New report shows three in five people living with HIV now have access to drugs but UNAIDS warns ‘progress is slowing and time is running out.’

A new report from UNAIDS, issued to coincide with the International AIDS Conference in Amsterdam (23-27 July), states that three in five people living with HIV now have access to the drugs they need – a marked contrast to when the epidemic first took hold.

However, UNAIDS warned at a press conference yesterday that the global response to HIV is at a precarious point. At the halfway point to the 2020 targets, the report Miles to go – closing gaps, breaking barriers, righting injustices, warns that the pace of progress is not matching global ambition. It calls for immediate action to put the world on course to reach critical 2020 targets.

The report further states that due to the impact of antiretroviral therapy roll-out, the number of AIDS-related deaths is the lowest this century (940,000), having dropped below one million for the first time in 2016. Yet, the current pace of decline is not fast enough to reach the 2020 target of fewer than 500,000 AIDS-related deaths.

In just one year, an additional 2.3 million people were newly accessing treatment. This is the largest annual increase to date, bringing the total number of people on treatment to 21.7 million. Almost 60 percent of the 36.9 million people living with HIV were on treatment in 2017, an important achievement, but to reach the 30 million target there needs to be an annual increase of 2.8 million people, and there are indications that the rate of scale-up is slowing down.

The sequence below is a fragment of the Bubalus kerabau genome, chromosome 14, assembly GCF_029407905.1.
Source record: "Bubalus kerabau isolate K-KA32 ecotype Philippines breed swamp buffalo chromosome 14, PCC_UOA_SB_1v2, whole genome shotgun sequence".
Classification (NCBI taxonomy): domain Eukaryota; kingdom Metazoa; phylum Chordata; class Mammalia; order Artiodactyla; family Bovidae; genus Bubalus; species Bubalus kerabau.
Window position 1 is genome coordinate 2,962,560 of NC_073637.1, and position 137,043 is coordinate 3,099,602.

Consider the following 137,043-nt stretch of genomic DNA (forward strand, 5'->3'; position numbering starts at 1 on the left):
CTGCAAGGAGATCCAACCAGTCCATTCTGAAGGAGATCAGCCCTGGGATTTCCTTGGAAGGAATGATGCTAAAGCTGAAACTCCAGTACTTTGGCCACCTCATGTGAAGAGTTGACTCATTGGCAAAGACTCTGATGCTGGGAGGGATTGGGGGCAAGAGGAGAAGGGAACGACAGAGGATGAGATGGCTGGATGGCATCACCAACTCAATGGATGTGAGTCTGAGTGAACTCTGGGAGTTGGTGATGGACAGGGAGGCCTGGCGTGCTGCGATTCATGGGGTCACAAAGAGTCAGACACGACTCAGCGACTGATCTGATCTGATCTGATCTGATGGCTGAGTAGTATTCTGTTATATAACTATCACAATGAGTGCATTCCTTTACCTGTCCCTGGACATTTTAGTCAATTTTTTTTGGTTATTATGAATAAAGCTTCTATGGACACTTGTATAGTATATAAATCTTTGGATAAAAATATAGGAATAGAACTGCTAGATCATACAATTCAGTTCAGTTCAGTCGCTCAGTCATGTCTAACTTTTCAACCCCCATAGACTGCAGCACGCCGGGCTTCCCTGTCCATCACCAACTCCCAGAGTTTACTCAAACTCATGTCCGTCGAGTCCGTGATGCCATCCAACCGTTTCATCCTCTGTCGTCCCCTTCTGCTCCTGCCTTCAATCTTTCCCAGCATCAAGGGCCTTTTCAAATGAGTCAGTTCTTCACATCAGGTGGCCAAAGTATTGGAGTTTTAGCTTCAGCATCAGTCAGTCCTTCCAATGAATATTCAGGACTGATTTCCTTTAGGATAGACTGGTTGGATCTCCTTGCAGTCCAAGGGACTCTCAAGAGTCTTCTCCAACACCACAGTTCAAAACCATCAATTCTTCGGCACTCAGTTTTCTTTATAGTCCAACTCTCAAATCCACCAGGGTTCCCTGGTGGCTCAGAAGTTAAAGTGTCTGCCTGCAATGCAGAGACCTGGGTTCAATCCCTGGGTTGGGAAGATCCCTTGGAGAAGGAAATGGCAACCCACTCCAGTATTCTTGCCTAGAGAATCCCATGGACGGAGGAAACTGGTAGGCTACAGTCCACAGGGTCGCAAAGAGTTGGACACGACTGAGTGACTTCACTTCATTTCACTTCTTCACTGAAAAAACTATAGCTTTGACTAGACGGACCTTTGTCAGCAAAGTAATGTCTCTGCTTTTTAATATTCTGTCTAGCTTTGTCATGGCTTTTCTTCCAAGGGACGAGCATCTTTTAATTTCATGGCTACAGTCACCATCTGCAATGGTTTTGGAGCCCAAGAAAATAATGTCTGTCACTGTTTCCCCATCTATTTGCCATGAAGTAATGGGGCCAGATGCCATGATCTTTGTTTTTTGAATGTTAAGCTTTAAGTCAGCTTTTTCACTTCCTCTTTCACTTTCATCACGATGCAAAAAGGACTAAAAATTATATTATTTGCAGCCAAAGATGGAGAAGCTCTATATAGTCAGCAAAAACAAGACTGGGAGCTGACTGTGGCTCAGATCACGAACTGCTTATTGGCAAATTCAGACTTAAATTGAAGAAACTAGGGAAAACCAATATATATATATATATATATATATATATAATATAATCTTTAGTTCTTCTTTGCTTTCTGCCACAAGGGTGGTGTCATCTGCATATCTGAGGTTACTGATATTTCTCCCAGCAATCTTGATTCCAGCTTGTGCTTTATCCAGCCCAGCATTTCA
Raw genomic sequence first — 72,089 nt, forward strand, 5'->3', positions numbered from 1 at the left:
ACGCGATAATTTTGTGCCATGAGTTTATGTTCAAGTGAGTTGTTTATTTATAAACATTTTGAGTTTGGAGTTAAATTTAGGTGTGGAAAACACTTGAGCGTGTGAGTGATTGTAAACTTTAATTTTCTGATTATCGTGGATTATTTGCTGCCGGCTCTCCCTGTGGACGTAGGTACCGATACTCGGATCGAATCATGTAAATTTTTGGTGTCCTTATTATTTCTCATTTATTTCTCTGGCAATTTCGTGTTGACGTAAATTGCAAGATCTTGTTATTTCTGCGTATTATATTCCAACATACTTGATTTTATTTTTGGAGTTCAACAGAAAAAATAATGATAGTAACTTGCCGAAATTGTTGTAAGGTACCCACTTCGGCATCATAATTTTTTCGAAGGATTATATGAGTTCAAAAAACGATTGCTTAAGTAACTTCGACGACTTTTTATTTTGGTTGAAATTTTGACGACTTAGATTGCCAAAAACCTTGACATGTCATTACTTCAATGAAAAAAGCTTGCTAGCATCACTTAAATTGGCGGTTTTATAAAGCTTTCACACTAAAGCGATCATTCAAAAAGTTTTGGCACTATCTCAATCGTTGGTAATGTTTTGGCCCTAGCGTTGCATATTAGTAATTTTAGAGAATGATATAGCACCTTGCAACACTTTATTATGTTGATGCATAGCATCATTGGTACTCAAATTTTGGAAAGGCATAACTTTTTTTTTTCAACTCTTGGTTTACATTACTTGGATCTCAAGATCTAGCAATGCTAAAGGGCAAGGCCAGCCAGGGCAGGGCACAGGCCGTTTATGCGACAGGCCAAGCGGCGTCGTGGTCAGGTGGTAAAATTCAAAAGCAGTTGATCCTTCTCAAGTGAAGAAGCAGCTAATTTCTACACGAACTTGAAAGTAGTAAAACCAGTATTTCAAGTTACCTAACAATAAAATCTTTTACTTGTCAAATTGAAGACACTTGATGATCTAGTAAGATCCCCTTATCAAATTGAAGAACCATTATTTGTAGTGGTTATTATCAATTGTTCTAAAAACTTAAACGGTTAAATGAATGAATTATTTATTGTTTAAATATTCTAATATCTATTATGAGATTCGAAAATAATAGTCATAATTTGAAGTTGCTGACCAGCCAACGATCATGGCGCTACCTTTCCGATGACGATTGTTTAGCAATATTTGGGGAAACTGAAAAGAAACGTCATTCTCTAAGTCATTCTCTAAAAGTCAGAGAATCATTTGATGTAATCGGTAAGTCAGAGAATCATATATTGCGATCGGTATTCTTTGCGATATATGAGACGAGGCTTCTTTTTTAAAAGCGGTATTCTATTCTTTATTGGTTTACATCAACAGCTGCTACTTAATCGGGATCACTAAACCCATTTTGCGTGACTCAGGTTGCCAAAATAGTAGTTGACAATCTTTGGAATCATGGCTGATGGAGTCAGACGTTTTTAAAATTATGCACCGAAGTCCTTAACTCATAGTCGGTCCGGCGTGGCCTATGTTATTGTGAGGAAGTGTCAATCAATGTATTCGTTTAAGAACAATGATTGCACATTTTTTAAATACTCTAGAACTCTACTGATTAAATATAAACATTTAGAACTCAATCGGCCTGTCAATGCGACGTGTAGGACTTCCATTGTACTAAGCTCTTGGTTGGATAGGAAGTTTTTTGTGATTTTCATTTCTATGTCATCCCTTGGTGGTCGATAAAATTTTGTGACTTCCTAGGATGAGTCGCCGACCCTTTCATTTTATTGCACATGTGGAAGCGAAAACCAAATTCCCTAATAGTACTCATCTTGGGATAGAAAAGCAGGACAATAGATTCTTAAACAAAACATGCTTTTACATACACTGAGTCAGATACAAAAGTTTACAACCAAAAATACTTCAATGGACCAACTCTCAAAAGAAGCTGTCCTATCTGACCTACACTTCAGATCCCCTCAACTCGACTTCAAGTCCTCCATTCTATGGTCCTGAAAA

To meet the challenges we face, The Union advocates for an integrated approach, recognising the impossibility of winning the battle against HIV if we do not also fight TB. The Union has developed an integrated model of care – people who come for treatment for one disease, are also screened and tested for the other. Treatment and/or preventative measures can then be provided.

In Myanmar this approach has resulted in 2017 in 29,562 people receiving ART through The Union’s Integrated HIV Care (IHC) Programme. The Union began to treat people co-infected with TB-HIV in Myanmar and 2005, the year that Myanmar’s HIV epidemic was recognised as one of the most serious in Asia. This became the IHC Programme treating 190 people in 2005 but growing to now be a key component of Myanmar’s national HIV strategy. In 2017, an average of 394 patients per month were enrolled in the IHC programme.

The Union’s integrated, patient-centred approach can also be seen to be effective in Zimbabwe where the Ministry of Health has adopted our TB-HIV care model.  The number of TB-HIV patients on antiretroviral therapy (ART) increased to 93 percent in 2017, up from 74 percent in 2013.

The report signifies an important achievement by the global health community. Access – or the lack of – to appropriate drugs, preventative treatments and care, is one of the critical public health issues of our time. But there is still much work to do in order to ensure that HIV targets for 2020 are met, let alone exceeded. When the pace of progress is not matching targets, it is clearly time for urgent action.